Wealthy American taxpayers' audit rates plunge

By U.S. EconomyFOXBusiness

IRS commissioner: 45% of IRS workforce is eligible to retire within next two years

IRS Commissioner Charles Rettig says that about 45 percent of the IRS workforce is eligible to retire within the next two years.

The IRS said on Monday that the number of audits it conducted continued to decline last year, as fewer wealthy taxpayers had their forms examined.

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In fiscal 2018, the agency audited 0.59 percent of individual tax returns, or about 892,000 returns. That is fewer than the year prior, when the rate hit 0.62 percent and audits were at their lowest level since 2002.

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Fiscal 2018 marks the seventh consecutive year of declining audits.

Rates for high-income earners (with adjusted gross income exceeding $10 million) fell to 6.66 percent, from more than 14 percent the year prior. That is the lowest level since at least 2008, when the tax agency began reporting the data.

People with incomes between $1 million and $5 million also experienced fewer audits, as rates fell to 2.21 percent from 3.52 percent. Taxpayers with incomes between $100,000 and $200,000 had a slight drop in their audit rates, to 0.44 percent, from 0.47 percent.

IRS Commissioner Charles Rettig said in testimony before lawmakers last month that he wants to work with Congress to focus audits on wealthier taxpayers. To do that, the agency would take a stronger look at issues and trends among higher-income returns, including pass-through examinations. He added that pass-through audits could be streamlined, and different questions could be asked.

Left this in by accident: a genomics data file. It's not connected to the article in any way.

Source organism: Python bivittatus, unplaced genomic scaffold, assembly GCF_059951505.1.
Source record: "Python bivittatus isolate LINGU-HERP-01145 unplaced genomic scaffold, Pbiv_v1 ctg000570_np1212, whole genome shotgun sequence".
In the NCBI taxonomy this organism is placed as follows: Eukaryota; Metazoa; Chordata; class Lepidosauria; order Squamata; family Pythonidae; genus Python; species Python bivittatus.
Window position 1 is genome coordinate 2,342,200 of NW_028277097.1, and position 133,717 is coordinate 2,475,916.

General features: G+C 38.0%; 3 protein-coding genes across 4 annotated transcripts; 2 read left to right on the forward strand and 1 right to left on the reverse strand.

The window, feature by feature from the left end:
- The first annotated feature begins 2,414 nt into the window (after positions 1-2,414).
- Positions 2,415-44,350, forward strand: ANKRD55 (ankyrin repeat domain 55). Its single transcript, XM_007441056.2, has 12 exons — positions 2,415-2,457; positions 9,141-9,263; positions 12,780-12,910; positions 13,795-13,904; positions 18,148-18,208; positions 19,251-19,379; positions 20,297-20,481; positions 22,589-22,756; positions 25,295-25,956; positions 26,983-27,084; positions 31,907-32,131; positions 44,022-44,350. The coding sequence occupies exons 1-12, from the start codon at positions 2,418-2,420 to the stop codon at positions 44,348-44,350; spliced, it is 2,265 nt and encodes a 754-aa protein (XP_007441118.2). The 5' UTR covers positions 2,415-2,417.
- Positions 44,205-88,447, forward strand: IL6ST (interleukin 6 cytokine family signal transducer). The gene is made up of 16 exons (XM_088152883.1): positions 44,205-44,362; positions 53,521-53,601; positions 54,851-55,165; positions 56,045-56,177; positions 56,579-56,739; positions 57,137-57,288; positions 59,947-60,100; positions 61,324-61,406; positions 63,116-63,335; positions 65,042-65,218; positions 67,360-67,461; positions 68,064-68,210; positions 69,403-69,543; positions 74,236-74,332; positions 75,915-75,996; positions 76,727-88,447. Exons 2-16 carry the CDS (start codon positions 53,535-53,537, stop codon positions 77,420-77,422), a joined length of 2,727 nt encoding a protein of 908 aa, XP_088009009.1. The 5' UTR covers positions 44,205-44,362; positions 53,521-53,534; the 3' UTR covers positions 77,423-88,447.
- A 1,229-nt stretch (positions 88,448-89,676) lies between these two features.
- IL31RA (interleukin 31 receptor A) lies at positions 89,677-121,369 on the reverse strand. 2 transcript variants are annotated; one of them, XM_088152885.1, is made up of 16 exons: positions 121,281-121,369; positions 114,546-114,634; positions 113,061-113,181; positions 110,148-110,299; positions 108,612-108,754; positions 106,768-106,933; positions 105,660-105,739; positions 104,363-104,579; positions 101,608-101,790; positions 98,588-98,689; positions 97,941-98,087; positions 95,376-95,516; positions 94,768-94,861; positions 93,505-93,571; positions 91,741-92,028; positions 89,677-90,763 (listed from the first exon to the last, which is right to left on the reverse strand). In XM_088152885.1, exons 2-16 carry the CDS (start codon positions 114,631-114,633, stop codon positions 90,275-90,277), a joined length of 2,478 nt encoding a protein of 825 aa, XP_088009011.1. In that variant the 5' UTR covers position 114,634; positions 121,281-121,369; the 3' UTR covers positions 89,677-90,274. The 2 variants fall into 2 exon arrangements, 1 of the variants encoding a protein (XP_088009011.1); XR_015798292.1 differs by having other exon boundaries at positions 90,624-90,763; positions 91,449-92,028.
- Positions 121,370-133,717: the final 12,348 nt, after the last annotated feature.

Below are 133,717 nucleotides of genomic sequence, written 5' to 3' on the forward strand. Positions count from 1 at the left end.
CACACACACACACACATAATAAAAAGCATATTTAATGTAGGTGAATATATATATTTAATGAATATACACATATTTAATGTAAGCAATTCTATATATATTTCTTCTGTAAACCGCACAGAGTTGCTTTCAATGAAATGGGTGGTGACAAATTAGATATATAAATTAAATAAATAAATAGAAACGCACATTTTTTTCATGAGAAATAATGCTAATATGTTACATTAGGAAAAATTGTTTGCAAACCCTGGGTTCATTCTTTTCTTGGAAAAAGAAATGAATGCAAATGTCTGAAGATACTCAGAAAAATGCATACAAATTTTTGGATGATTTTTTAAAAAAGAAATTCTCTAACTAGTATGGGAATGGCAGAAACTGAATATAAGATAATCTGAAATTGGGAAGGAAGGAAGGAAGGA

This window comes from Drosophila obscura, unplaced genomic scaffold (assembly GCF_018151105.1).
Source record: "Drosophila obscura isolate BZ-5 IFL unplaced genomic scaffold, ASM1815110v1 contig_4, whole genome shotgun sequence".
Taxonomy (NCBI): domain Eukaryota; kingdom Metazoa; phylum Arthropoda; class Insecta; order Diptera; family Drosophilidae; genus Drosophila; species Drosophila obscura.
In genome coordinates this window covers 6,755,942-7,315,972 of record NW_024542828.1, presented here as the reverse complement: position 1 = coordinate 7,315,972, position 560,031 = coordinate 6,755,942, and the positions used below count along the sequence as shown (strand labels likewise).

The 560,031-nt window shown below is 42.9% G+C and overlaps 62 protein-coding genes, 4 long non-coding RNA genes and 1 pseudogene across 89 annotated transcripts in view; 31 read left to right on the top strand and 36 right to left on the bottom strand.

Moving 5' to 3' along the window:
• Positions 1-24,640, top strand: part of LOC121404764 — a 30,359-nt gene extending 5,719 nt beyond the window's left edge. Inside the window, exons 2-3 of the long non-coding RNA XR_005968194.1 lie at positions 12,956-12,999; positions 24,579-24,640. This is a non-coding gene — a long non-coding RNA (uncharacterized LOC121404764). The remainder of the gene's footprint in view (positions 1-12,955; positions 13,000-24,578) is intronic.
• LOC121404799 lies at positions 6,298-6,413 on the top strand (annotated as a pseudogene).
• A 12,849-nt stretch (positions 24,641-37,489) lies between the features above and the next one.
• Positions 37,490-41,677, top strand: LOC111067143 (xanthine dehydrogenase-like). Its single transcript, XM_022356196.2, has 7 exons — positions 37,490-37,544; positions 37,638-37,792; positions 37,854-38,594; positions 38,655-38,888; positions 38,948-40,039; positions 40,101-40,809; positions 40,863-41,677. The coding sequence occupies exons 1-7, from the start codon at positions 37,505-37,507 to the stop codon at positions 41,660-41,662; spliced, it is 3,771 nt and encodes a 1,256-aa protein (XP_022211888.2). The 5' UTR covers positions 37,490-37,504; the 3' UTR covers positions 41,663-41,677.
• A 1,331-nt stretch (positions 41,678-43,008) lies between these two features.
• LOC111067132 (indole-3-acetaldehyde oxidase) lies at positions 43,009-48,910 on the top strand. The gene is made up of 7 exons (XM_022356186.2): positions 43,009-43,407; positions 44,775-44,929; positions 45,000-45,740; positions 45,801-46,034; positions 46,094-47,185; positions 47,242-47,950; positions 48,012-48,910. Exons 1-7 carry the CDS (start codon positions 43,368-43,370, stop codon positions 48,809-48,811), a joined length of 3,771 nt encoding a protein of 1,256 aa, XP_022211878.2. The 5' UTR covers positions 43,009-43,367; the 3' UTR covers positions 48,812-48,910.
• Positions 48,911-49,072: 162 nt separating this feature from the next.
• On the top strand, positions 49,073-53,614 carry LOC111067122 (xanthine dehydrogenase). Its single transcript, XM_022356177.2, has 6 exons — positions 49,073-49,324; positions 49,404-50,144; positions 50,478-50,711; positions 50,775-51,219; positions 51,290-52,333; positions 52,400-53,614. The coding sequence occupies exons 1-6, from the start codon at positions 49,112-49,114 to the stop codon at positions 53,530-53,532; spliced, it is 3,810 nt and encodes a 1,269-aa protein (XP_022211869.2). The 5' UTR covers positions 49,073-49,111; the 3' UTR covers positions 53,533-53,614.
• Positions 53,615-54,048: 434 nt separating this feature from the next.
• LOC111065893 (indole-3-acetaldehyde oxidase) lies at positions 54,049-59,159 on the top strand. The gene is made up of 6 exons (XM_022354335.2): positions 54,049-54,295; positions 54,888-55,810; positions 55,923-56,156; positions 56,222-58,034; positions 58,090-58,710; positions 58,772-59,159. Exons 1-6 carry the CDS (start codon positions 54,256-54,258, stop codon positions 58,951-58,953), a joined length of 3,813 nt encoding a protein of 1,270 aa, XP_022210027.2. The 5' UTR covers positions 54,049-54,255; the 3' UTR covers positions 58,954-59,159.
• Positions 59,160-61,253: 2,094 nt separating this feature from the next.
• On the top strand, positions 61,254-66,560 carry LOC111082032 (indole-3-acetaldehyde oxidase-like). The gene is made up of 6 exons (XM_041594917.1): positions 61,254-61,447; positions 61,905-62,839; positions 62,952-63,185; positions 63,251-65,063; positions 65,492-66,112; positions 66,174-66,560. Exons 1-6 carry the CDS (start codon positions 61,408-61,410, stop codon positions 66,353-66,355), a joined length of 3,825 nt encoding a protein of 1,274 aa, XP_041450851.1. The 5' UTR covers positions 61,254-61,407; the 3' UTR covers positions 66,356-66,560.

This comes as the IRS is combating a decline in resources. The agency’s budget fell by about $2.6 billion between fiscal 2011 through 2019. Its 2019 budget is smaller than its fiscal 2000 budget when inflation is factored in, the Government Accountability Office (GAO) wrote in a recent report. At the same time, staffing has been reduced by more than 20 percent over the same time period.

According to the GAO, the IRS staffing decline has impacted its decision to scale back activities, including tax return examinations – which not only reduces revenue collections but could also reduce voluntary compliance with the law.

If the IRS were able to reduce the tax gap by even just 1 percent between 2008 and 2010, its revenue would have increased by $4 billion – which would be able to fund about 82 percent of its enforcement budget.

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The IRS is currently working with the Trump administration on a reform plan. It released a report last month that included a list of possible changes, focusing on technological innovation as a key to enhancing services and protecting data.

The IRS is responsible for collecting 90 percent of all federal revenues. It handles about 150 million tax returns each year.